Read more about CLUE: Chemistry, Life, the Universe and Everything

CLUE: Chemistry, Life, the Universe and Everything

(2 reviews)

Melanie M. Cooper, East Lansing, MI

Michael W. Klymkowsky, Boulder, CO

Copyright Year: 2016

Last Update: 2019

Publisher: Michael Klymkowsky, Melanie Cooper

Language: English

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Reviewed by Peter Nassiff, Adjunct Professor of Chemistry, Massachusetts Bay Community College on 11/17/22

The book is inappropriate for first year first semester chemistry students. For example, no stoichiometry. It introduces topics that are often inadequately covered. For example, Lewis structures, acid/base chemistry, kinetics, equilibrium which... read more

Reviewed by Lexie Kuzmishin Nagy, Assistant Professor, Earlham College on 6/23/22

The index of the text itself is complete and comprehensive, as are the details included in the companion “CLUE Learning Objectives” and “Big Ideas of CLUE Curriculum” documents. This comprehensiveness is supported by the organization and... read more

Table of Contents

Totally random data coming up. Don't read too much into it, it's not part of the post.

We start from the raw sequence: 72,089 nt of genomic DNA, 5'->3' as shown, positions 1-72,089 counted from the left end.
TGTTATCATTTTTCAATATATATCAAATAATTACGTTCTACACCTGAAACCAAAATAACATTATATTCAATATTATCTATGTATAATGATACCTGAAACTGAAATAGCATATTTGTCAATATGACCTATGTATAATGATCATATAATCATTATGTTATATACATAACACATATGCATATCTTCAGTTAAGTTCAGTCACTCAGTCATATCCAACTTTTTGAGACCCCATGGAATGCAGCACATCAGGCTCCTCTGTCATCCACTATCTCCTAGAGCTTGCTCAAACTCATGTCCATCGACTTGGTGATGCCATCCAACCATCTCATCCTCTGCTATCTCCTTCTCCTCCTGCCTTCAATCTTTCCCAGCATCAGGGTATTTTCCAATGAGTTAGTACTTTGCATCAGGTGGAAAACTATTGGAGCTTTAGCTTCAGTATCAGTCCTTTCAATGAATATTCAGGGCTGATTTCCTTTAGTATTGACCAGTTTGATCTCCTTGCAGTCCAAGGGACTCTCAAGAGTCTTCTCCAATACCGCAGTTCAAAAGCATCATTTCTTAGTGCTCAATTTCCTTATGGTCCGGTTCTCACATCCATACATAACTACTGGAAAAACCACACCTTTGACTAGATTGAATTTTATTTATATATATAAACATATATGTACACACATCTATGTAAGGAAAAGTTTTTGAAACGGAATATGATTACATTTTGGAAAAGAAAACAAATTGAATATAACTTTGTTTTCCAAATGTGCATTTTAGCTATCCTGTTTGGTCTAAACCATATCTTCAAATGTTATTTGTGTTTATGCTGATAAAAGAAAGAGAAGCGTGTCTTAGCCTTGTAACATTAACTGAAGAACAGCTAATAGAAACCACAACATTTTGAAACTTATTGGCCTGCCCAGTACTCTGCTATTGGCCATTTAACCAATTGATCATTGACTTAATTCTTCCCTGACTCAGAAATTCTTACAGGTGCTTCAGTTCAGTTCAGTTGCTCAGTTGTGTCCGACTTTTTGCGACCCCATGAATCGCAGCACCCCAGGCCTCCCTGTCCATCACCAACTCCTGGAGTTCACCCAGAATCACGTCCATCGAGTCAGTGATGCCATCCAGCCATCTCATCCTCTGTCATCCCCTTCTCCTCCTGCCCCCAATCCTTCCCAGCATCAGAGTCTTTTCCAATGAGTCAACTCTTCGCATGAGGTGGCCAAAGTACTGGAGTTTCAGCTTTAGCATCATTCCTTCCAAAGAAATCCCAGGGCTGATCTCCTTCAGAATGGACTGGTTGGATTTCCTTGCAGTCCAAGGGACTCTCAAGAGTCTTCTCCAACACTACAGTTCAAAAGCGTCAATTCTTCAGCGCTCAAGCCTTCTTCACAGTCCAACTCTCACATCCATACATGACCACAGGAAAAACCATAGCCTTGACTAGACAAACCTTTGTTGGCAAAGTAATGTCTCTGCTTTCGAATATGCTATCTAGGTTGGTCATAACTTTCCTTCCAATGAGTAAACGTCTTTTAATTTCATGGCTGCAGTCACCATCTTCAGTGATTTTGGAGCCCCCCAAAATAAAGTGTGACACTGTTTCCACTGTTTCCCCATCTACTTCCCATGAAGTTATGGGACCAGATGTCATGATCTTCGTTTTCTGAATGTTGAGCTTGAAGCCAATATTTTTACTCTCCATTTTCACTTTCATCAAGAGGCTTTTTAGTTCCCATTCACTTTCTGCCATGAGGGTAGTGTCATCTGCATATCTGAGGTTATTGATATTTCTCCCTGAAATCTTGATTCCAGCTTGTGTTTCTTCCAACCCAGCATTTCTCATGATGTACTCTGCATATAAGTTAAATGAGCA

• 1. Atoms
  • 2. Electrons and Orbitals
  • 3. Elements, Bonding, and Physical Properties
  • 4. Heterogeneous Compounds
  • 5. Systems Thinking
  • 6. Solutions
  • 7. A Field Guide to Chemical Reactions
  • 8. How Far? How Fast?
  • 9. Reaction Systems

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  • About the Book

    This text is intended to provide an in-depth introduction to the key ideas in chemistry. We have designed the book to show how these ideas are developed from simple to complex systems and how they relate to each other. We consider three ideas central to an understanding of chemistry: the structure of matter, the properties of matter, and the energy changes involved in the reorganization of matter; all are connected by the interactions or forces that cause matter to interact. We aim to provide compelling reasons why you will find yourself wanting to learn chemistry and to illustrate what you will be able to do with this knowledge once you have learned it.

    About the Contributors


    Melanie M. Cooper is a professor in the Chemistry department at Michigan State University, East Lansing, MI

    Michael W. Klymkowsky, PhD is a biology professor at University of Colorado. Over the past few decades, his interests have evolved from membrane-enveloped bacterial viruses, through acetylcholine receptor structure and synaptic assembly, to the organization and function of the cytoskeleton, specifically intermediate filaments and the role of adhesion proteins in the regulation of gene expression.

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